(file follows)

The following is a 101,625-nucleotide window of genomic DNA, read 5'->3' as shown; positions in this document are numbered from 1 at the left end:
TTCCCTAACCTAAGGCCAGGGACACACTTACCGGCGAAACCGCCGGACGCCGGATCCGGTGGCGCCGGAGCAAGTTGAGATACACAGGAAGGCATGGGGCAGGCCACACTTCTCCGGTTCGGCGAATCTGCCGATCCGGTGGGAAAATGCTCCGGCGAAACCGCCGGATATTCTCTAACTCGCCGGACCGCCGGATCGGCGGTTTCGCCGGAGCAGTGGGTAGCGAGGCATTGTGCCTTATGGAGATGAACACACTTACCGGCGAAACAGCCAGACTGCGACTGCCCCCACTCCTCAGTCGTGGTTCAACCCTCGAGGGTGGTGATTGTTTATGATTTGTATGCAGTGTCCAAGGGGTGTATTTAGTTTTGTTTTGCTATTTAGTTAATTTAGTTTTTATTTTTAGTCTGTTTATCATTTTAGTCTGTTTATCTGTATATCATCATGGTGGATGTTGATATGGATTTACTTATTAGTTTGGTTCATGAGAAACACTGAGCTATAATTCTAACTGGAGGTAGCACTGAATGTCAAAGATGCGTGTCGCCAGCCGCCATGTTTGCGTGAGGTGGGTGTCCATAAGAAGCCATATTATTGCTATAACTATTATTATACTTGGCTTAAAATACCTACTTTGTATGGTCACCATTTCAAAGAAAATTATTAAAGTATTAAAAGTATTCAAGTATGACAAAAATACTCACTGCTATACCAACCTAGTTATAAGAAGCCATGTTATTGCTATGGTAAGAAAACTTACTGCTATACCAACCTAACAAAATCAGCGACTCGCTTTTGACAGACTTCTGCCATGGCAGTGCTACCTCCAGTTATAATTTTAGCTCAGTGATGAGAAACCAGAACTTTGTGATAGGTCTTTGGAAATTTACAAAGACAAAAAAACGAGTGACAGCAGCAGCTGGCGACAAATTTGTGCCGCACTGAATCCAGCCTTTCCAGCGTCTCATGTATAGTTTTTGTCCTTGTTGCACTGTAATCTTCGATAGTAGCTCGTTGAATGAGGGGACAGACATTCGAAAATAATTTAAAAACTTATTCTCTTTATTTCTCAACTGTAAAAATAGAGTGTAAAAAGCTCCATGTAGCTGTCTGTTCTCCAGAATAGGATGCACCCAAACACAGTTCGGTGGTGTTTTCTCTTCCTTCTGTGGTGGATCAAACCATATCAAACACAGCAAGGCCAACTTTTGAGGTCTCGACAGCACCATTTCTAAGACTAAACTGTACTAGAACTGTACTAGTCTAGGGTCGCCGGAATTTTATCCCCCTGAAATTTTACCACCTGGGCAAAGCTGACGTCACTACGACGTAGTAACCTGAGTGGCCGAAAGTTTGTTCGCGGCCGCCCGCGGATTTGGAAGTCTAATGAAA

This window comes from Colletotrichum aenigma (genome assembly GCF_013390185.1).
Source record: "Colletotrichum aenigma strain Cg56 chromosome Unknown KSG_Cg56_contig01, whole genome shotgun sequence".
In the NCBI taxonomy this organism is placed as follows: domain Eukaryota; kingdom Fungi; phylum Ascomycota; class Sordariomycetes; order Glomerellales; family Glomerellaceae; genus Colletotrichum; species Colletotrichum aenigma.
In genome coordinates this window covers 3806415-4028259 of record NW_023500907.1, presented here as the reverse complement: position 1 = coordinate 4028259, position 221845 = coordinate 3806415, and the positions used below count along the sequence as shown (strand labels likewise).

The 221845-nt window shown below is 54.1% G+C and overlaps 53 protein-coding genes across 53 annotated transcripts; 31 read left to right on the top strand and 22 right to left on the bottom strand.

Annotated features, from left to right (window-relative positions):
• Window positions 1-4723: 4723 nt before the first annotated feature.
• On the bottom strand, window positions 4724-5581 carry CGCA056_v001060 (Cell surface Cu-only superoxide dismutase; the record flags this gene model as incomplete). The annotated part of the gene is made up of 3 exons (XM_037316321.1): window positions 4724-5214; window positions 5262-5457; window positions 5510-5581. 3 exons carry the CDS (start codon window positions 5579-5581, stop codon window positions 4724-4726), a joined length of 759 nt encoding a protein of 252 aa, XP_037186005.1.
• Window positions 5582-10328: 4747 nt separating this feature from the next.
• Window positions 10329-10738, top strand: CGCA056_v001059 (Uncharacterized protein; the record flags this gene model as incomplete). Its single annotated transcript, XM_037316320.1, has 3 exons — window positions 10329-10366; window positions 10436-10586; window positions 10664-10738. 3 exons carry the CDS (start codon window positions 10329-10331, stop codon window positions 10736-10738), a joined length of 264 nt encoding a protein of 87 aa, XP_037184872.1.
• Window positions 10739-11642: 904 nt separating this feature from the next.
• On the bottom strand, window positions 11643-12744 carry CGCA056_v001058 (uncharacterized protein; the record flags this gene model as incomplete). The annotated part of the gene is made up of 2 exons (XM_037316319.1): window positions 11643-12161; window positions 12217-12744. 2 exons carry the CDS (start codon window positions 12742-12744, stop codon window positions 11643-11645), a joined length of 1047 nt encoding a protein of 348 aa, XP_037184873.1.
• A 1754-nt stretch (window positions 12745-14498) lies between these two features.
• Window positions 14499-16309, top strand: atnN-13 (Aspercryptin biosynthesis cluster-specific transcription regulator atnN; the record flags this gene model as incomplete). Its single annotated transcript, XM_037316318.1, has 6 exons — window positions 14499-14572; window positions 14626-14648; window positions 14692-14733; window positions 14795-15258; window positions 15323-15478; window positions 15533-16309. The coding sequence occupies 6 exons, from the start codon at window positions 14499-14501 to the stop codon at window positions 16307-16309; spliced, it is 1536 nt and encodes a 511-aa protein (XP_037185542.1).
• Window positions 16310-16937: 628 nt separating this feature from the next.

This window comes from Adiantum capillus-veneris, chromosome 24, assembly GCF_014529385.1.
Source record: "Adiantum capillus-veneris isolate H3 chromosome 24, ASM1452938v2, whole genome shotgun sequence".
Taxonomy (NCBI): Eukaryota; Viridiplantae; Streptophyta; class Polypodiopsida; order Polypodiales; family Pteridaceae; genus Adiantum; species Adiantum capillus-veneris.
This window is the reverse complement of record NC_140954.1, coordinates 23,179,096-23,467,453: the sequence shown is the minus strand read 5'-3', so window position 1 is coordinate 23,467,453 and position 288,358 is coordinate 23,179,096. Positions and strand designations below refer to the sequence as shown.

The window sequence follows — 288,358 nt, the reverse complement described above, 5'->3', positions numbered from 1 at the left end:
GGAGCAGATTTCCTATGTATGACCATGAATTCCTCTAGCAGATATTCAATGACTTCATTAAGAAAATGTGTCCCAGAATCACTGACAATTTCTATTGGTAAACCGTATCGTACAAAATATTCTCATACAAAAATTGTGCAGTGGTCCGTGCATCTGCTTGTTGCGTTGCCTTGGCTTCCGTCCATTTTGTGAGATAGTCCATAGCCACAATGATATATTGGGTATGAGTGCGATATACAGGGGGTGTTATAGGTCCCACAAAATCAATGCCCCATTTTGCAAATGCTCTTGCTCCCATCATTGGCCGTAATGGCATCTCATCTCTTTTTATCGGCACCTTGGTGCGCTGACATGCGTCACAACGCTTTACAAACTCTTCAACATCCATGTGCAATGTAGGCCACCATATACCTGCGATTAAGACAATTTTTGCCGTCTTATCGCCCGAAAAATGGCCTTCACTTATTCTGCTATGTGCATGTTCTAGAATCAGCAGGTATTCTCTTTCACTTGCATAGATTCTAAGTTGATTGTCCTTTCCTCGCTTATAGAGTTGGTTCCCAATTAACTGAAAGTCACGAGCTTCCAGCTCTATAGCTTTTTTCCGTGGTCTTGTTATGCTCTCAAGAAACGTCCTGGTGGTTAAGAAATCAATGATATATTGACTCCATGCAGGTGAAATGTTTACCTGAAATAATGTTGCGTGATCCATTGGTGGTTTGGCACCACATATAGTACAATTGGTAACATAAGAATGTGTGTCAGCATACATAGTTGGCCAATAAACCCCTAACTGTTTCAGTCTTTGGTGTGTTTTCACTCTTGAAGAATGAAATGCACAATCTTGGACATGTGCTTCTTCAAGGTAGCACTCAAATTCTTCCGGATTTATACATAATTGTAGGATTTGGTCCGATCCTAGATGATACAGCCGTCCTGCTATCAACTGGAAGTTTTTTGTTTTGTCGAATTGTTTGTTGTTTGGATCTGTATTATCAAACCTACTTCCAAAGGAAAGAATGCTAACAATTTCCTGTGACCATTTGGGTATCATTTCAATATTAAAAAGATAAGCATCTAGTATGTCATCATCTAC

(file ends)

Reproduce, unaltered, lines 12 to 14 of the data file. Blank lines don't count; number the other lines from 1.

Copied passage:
• Window positions 10329-10738, top strand: CGCA056_v001059 (Uncharacterized protein; the record flags this gene model as incomplete). Its single annotated transcript, XM_037316320.1, has 3 exons — window positions 10329-10366; window positions 10436-10586; window positions 10664-10738. 3 exons carry the CDS (start codon window positions 10329-10331, stop codon window positions 10736-10738), a joined length of 264 nt encoding a protein of 87 aa, XP_037184872.1.
• Window positions 10739-11642: 904 nt separating this feature from the next.
• On the bottom strand, window positions 11643-12744 carry CGCA056_v001058 (uncharacterized protein; the record flags this gene model as incomplete). The annotated part of the gene is made up of 2 exons (XM_037316319.1): window positions 11643-12161; window positions 12217-12744. 2 exons carry the CDS (start codon window positions 12742-12744, stop codon window positions 11643-11645), a joined length of 1047 nt encoding a protein of 348 aa, XP_037184873.1.